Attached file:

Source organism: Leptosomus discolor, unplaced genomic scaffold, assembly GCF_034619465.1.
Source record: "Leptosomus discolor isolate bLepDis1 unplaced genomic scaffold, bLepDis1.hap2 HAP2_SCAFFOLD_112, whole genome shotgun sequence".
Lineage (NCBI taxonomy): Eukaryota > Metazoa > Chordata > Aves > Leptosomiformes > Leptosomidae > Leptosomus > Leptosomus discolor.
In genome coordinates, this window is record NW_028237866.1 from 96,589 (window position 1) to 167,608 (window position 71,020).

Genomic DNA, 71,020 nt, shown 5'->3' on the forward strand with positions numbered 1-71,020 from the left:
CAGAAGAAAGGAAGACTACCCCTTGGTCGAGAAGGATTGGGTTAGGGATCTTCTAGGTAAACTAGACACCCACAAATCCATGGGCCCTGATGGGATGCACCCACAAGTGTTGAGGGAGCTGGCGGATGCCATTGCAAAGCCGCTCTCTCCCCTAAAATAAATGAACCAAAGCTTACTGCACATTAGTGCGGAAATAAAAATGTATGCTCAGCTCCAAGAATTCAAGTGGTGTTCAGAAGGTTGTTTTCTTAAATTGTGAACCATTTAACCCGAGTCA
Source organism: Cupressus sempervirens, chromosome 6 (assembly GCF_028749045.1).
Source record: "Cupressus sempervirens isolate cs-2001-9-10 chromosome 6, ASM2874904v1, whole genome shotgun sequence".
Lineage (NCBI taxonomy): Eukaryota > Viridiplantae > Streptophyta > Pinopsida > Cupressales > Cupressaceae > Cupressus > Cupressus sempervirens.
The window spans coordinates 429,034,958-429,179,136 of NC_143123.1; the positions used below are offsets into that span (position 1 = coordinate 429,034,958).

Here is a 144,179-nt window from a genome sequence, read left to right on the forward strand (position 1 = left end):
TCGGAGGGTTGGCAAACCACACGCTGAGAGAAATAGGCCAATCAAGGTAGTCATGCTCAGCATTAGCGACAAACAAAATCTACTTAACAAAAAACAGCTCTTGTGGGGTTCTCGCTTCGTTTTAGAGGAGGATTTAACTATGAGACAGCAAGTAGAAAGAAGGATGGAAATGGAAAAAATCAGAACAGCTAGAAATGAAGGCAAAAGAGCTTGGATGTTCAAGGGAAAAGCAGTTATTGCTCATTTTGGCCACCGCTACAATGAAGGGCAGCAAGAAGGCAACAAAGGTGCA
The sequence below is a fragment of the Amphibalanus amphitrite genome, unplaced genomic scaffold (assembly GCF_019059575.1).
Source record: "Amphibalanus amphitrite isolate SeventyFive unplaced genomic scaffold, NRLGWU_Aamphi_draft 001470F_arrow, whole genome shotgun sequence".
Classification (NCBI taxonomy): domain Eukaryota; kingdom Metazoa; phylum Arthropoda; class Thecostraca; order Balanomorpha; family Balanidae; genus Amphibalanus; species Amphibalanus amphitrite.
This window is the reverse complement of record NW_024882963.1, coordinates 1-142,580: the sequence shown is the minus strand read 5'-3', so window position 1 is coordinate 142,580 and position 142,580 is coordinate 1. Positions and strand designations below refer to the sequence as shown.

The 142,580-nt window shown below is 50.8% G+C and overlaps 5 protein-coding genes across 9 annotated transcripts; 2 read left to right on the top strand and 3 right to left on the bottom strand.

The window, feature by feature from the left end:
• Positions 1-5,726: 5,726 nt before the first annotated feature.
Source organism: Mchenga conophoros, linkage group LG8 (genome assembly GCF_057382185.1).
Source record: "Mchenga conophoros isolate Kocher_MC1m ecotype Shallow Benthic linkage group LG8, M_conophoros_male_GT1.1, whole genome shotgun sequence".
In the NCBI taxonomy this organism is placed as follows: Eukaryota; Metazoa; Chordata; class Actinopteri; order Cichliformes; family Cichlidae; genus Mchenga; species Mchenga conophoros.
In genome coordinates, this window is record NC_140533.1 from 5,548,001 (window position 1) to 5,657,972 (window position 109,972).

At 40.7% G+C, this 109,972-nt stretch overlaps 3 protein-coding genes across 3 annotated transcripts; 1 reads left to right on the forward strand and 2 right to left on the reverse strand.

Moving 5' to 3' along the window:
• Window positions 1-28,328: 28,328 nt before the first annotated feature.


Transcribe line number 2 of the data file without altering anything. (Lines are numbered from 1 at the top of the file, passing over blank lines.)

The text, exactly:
Source record: "Leptosomus discolor isolate bLepDis1 unplaced genomic scaffold, bLepDis1.hap2 HAP2_SCAFFOLD_112, whole genome shotgun sequence".